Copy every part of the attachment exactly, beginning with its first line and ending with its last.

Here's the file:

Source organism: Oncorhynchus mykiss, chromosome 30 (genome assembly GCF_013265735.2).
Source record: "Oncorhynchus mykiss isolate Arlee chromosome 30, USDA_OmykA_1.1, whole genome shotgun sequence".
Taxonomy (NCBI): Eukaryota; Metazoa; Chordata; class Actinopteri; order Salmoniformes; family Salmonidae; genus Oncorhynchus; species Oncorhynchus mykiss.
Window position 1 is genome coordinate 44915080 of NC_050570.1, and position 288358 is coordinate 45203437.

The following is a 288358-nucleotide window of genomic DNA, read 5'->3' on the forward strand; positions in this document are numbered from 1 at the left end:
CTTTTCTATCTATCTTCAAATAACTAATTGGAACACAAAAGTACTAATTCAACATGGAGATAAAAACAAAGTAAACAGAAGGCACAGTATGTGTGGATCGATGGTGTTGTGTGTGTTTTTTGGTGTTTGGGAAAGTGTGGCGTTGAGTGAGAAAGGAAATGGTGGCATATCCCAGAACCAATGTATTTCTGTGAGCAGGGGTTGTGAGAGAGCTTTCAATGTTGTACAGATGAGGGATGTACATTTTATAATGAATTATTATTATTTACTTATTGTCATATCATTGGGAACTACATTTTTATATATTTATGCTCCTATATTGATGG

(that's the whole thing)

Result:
Source organism: Oncorhynchus mykiss, chromosome 30 (genome assembly GCF_013265735.2).
Source record: "Oncorhynchus mykiss isolate Arlee chromosome 30, USDA_OmykA_1.1, whole genome shotgun sequence".
Taxonomy (NCBI): Eukaryota; Metazoa; Chordata; class Actinopteri; order Salmoniformes; family Salmonidae; genus Oncorhynchus; species Oncorhynchus mykiss.
Window position 1 is genome coordinate 44915080 of NC_050570.1, and position 288358 is coordinate 45203437.

The following is a 288358-nucleotide window of genomic DNA, read 5'->3' on the forward strand; positions in this document are numbered from 1 at the left end:
CTTTTCTATCTATCTTCAAATAACTAATTGGAACACAAAAGTACTAATTCAACATGGAGATAAAAACAAAGTAAACAGAAGGCACAGTATGTGTGGATCGATGGTGTTGTGTGTGTTTTTTGGTGTTTGGGAAAGTGTGGCGTTGAGTGAGAAAGGAAATGGTGGCATATCCCAGAACCAATGTATTTCTGTGAGCAGGGGTTGTGAGAGAGCTTTCAATGTTGTACAGATGAGGGATGTACATTTTATAATGAATTATTATTATTTACTTATTGTCATATCATTGGGAACTACATTTTTATATATTTATGCTCCTATATTGATGG